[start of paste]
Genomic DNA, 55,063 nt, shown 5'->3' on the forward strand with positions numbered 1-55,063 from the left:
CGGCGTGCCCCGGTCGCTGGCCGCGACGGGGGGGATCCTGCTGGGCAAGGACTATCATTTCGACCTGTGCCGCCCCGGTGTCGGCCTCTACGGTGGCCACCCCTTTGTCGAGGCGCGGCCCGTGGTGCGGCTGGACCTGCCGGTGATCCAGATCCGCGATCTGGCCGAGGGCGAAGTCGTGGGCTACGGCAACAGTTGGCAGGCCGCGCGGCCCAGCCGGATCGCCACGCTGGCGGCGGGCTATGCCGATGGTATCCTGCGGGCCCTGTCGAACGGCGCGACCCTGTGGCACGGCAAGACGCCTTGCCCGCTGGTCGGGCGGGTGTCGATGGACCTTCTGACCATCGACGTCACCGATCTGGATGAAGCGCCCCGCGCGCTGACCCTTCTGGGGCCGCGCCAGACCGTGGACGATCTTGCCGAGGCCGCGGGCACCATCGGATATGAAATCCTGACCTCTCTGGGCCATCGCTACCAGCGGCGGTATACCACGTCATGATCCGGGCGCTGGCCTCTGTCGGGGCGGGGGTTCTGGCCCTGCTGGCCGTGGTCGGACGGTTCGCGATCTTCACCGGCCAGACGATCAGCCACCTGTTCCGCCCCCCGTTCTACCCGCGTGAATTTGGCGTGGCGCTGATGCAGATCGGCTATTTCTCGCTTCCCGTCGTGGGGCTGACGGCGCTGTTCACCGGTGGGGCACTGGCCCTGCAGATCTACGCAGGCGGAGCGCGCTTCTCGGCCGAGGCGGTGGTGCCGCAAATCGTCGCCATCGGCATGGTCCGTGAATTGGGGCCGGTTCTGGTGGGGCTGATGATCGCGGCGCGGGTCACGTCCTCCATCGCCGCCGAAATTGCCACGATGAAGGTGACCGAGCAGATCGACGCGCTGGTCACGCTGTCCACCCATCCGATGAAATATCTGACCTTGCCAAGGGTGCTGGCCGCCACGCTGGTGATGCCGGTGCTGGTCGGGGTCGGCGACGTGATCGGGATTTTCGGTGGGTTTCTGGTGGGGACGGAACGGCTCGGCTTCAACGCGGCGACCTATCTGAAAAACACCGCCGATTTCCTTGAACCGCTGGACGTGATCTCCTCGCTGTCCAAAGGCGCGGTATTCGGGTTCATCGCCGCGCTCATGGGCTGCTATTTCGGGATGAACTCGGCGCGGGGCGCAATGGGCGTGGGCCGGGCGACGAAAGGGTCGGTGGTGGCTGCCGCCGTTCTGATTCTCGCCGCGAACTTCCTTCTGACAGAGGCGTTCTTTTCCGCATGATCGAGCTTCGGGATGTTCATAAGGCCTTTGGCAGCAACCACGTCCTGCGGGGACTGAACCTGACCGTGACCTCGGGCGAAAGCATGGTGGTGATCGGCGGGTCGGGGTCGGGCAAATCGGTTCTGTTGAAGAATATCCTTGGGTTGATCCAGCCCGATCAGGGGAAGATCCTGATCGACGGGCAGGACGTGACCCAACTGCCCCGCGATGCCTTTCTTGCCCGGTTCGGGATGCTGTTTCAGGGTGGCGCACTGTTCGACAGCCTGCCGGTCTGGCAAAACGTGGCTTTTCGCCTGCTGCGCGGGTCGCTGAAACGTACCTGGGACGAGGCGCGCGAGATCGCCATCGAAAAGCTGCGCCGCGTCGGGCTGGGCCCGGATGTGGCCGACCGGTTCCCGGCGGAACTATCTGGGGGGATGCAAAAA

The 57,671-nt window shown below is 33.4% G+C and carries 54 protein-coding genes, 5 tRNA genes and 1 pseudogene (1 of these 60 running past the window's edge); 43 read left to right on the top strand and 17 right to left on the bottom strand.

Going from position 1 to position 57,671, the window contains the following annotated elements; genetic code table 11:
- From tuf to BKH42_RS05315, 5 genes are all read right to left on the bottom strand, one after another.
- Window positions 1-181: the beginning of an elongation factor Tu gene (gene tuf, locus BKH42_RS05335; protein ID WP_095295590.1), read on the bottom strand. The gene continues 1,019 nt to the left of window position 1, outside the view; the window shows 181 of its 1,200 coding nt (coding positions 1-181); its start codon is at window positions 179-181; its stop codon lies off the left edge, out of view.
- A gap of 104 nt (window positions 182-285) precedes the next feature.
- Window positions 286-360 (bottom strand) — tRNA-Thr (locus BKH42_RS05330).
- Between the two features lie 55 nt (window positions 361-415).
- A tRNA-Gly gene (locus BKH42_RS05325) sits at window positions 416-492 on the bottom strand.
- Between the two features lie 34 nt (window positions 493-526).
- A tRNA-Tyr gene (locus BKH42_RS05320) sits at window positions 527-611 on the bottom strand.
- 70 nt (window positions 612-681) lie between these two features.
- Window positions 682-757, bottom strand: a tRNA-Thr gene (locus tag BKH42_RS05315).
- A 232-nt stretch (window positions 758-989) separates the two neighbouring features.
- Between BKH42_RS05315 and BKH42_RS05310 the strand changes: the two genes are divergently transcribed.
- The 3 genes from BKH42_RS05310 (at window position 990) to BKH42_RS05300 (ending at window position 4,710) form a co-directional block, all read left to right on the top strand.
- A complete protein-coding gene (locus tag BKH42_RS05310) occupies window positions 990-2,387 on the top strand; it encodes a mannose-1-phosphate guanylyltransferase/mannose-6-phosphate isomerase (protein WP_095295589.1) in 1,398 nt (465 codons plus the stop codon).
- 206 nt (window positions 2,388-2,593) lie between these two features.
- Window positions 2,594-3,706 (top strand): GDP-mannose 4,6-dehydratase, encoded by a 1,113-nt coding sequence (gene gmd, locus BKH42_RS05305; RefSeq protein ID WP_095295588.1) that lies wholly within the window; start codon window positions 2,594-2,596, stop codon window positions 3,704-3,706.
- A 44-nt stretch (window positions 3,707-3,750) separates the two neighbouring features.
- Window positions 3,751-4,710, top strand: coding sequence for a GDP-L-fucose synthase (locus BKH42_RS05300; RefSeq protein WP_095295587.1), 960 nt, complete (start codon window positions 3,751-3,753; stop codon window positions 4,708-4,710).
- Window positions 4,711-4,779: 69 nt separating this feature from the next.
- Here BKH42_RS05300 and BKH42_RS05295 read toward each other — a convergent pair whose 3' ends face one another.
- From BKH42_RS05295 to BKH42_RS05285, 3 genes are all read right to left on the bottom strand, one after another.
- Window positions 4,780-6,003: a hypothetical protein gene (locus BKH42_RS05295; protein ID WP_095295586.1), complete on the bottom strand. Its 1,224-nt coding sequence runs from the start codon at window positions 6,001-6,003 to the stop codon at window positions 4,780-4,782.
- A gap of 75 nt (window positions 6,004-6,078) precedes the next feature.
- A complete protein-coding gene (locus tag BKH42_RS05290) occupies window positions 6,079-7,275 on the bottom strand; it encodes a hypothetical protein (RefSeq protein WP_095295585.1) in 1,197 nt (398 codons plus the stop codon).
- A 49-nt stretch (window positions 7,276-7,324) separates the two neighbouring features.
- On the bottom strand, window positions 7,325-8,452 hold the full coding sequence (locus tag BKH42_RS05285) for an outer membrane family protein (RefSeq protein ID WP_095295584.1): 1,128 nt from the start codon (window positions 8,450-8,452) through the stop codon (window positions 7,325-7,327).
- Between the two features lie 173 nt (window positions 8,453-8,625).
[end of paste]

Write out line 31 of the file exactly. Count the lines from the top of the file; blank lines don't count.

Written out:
- Between the two features lie 173 nt (window positions 8,453-8,625).